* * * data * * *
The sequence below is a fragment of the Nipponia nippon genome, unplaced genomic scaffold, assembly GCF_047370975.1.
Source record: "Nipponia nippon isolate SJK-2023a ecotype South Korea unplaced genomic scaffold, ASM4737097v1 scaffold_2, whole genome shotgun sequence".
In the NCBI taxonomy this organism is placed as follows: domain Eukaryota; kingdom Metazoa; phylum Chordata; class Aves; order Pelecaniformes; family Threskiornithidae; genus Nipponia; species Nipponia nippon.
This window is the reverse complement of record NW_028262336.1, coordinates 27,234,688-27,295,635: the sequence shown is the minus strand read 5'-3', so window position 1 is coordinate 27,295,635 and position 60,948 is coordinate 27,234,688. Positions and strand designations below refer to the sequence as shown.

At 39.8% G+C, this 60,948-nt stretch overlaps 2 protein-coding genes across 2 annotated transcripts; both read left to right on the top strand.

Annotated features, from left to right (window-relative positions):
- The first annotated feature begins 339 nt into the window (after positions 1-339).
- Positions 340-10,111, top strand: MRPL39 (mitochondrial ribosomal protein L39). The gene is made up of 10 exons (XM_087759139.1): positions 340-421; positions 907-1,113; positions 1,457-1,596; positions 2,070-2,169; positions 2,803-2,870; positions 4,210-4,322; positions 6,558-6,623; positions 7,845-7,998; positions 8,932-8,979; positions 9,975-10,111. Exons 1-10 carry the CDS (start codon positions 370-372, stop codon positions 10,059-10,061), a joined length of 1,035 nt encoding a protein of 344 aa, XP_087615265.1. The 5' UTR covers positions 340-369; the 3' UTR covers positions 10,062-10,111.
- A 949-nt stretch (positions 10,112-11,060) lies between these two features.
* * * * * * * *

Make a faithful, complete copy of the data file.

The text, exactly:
The sequence below is a fragment of the Nipponia nippon genome, unplaced genomic scaffold, assembly GCF_047370975.1.
Source record: "Nipponia nippon isolate SJK-2023a ecotype South Korea unplaced genomic scaffold, ASM4737097v1 scaffold_2, whole genome shotgun sequence".
In the NCBI taxonomy this organism is placed as follows: domain Eukaryota; kingdom Metazoa; phylum Chordata; class Aves; order Pelecaniformes; family Threskiornithidae; genus Nipponia; species Nipponia nippon.
This window is the reverse complement of record NW_028262336.1, coordinates 27,234,688-27,295,635: the sequence shown is the minus strand read 5'-3', so window position 1 is coordinate 27,295,635 and position 60,948 is coordinate 27,234,688. Positions and strand designations below refer to the sequence as shown.

At 39.8% G+C, this 60,948-nt stretch overlaps 2 protein-coding genes across 2 annotated transcripts; both read left to right on the top strand.

Annotated features, from left to right (window-relative positions):
- The first annotated feature begins 339 nt into the window (after positions 1-339).
- Positions 340-10,111, top strand: MRPL39 (mitochondrial ribosomal protein L39). The gene is made up of 10 exons (XM_087759139.1): positions 340-421; positions 907-1,113; positions 1,457-1,596; positions 2,070-2,169; positions 2,803-2,870; positions 4,210-4,322; positions 6,558-6,623; positions 7,845-7,998; positions 8,932-8,979; positions 9,975-10,111. Exons 1-10 carry the CDS (start codon positions 370-372, stop codon positions 10,059-10,061), a joined length of 1,035 nt encoding a protein of 344 aa, XP_087615265.1. The 5' UTR covers positions 340-369; the 3' UTR covers positions 10,062-10,111.
- A 949-nt stretch (positions 10,112-11,060) lies between these two features.